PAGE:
Some of you may know that I am in the process of going through the annulment process on behalf of my husband's previous marriage. My husband had been married briefly in his twenties and was single for 12 years before marrying me. When we met, I was very far from the Catholic church. I had just ended my time at a major Christian ministry and was attending church services at my hometown non-denominational church. When my husband and I finally married, we did so at that same church. I didn't seek any connection with the Catholic church because as far as I was concerned at that point, I was never going back. It simply didn't matter.
Last year, after my mother passed away, I started to feel this niggling thought of returning to the Catholic church. I fought it for a few reasons. It wasn't until I started to investigate returning that I realized just because I wasn't married before didn't mean the Catholic church could quickly convalidate my marriage. My husband's first marriage needed to be annulled first before that could happen.
When I met with the parish priest who is our advocate, he confirmed that I could not receive the Eucharist until this was done. I thought it was a good way to help me absorb the Real Presence because at that point, I wasn't buying into transubstantiation. In fact, I am aware that many Catholics don't believe in the Real Presence but that communion is simply a symbolic act. I understand well their beliefs. However, I will say that over the past few months, the Lord has been speaking to me about His Presence during the Holy Sacrifice of the Mass. I am understanding Him in a new way and am so very grateful.
This denial of the Eucharist to me is not "cruel" but instead emphasizes the importance the Roman Catholic Church places on marriage. The Catholic church takes marriage seriously because our Lord Jesus Christ took marriage seriously. We know from the Scripture that Jesus spoke against divorce. But yet how often do we see Christians getting married for the second, third, or even fourth time and hardly anyone bats an eye?
When I was involved in the non-denominational churches, I remember meeting some people who were re-married. I remember couples getting divorced and it didn't seem much was done to speak against it, at least from the pulpit. I didn't feel that stern rebuke from heaven, and all seemed well if the two people involved just couldn't get along and decided to part ways.
After visiting another parish (the one I usually attend today), I made an appointment to speak with the senior pastor. I explained to him my situation, just to make certain that I was to refrain from receiving the Eucharist. He confirmed this was true. Then he said something interesting. He leaned toward me and said, "Isn't the Catholic church wonderful to care enough to do this?"
I nodded vigorously. In fact, my beloved priest hit the proverbial nail square on the head. I said, "You know what, Father? I feel loved. Cared for. It's like a child who will constantly push the boundaries with her parents. She feels loved and cared for when they say no, when they set rules and tell her it's because they love her so much that they'll protect her. That's how I feel right now. Protected."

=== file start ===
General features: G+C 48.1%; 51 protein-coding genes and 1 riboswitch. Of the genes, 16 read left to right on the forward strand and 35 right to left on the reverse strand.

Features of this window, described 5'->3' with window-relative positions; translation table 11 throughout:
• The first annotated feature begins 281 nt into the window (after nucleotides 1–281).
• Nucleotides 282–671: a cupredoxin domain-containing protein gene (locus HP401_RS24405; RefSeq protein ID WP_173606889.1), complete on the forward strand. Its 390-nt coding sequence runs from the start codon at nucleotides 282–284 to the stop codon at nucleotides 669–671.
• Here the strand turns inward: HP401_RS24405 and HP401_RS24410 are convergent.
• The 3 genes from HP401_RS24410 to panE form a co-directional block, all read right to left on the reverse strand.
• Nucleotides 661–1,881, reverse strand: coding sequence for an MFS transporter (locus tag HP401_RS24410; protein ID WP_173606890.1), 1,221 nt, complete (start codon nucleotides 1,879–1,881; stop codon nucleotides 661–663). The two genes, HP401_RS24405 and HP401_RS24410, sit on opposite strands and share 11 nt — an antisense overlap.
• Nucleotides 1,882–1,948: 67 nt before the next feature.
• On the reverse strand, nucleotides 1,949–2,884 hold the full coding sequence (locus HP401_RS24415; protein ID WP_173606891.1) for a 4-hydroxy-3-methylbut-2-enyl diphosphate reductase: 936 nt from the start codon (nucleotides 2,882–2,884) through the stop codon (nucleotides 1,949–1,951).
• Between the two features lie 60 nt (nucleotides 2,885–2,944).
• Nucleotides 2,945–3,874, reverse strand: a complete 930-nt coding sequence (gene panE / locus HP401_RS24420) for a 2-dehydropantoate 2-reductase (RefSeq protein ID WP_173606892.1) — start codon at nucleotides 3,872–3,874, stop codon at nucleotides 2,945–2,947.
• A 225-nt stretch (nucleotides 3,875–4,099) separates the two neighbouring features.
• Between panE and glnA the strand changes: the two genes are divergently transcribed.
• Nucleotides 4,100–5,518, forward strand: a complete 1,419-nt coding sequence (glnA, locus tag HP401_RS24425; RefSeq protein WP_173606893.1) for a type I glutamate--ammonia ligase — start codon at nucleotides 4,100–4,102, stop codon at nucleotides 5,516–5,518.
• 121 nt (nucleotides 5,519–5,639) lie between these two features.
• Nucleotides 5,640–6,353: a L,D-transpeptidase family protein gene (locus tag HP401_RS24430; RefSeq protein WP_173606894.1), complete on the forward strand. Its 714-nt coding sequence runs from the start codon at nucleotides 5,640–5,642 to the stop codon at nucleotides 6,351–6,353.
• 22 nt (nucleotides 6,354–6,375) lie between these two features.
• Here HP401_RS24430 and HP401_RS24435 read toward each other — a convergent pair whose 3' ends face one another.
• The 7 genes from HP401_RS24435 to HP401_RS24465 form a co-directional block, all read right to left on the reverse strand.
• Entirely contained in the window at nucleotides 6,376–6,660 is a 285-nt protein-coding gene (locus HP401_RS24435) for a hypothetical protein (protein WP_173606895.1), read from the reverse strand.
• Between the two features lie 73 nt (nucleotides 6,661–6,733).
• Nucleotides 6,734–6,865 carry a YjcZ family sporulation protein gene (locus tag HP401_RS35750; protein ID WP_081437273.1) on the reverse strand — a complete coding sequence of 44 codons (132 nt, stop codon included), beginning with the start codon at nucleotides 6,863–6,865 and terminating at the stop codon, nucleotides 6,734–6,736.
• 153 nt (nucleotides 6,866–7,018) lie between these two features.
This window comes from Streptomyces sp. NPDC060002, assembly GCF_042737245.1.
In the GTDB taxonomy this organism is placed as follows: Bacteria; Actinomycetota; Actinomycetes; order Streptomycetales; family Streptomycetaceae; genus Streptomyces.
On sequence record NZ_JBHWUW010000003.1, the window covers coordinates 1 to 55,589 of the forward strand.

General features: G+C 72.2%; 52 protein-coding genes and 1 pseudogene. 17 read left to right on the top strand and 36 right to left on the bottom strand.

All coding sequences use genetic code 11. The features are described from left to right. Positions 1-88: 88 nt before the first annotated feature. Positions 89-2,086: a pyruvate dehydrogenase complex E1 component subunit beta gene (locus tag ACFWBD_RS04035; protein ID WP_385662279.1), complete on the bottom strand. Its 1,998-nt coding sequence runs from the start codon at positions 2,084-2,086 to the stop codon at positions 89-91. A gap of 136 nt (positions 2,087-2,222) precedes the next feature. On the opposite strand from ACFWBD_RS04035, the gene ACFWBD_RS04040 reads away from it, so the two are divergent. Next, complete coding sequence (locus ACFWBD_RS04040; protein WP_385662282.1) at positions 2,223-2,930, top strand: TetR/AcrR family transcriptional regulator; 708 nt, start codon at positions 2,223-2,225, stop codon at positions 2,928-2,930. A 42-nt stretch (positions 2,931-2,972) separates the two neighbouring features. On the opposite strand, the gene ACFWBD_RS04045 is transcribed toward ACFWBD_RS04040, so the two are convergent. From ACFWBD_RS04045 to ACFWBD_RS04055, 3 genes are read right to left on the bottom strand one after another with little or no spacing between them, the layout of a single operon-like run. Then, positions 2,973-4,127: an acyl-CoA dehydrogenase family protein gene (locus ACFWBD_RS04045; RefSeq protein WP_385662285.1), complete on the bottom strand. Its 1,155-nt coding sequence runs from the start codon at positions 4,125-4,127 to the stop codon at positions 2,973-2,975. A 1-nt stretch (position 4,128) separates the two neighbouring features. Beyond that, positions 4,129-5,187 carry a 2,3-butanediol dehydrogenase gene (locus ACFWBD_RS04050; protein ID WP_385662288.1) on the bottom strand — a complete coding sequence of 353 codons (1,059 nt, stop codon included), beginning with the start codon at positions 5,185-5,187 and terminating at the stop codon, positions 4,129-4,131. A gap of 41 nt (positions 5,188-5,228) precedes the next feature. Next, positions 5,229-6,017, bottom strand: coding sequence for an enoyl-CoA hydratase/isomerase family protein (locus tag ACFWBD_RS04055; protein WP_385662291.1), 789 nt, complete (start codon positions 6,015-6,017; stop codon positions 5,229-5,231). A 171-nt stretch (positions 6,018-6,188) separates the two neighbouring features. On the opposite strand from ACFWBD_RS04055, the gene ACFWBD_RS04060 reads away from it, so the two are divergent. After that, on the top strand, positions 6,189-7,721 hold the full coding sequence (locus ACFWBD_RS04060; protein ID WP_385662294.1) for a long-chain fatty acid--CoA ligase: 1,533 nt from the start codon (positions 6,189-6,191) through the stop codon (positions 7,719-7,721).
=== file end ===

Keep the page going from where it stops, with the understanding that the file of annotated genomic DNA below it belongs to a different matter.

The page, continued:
Not condemned, but rather awaiting a possible reprieve. I made a mistake and I pray God will untie the knots that bind me. But to me, the Catholic Church is alone in telling me I screwed up and now I need to rectify the situation. That's what I love about Catholicism. It will tell you the hard things no one else will tell you but quickly add that you are still very much loved and it is because you are loved so much that a chastening must occur.
I want to point out what the Episcopal Bishops are doing in California. They don't seem to be taking marriage seriously at all. In fact, it's downright sinful what they're doing. It doesn't seem to phase them that the purpose of marriage is to raise holy families. In fact, the Episcopal Bishops say they are fighting against Proposition 8 because they are "calling for compassion, love and equal protections" for homosexuals.
The interesting thing is homosexuals already have equal protections. In fact, I'd venture to say they have a preference in the courtroom. As for compassion and love, they also receive this, but "tough love" isn't something they seem to value. Tough love is telling someone they're going down the wrong path. This is what Catholicism is known for and at the same time, reviled for doing so. If it's one thing a sinful world cannot abide, it is pointing out their sin.
The Catholic Church isn't afraid of making waves because she knows her calling. We have a Higher Authority to answer to and it isn't the Supreme Court. No matter how light the world makes of marriage, we know otherwise.
I hope I will be able to receive the Blessed Sacrament soon. Meanwhile, I am so deeply grateful more than I ever thought I'd be for Catholicism and her strong committment to the Sacrament of Marriage. For it is a sacrament, holy, and ordained by God for those called to this vocation. Returning to the Catholic Church has reaped many benefits, and to me, this is one of the greatest - honoring God's plan for love between a man and a woman.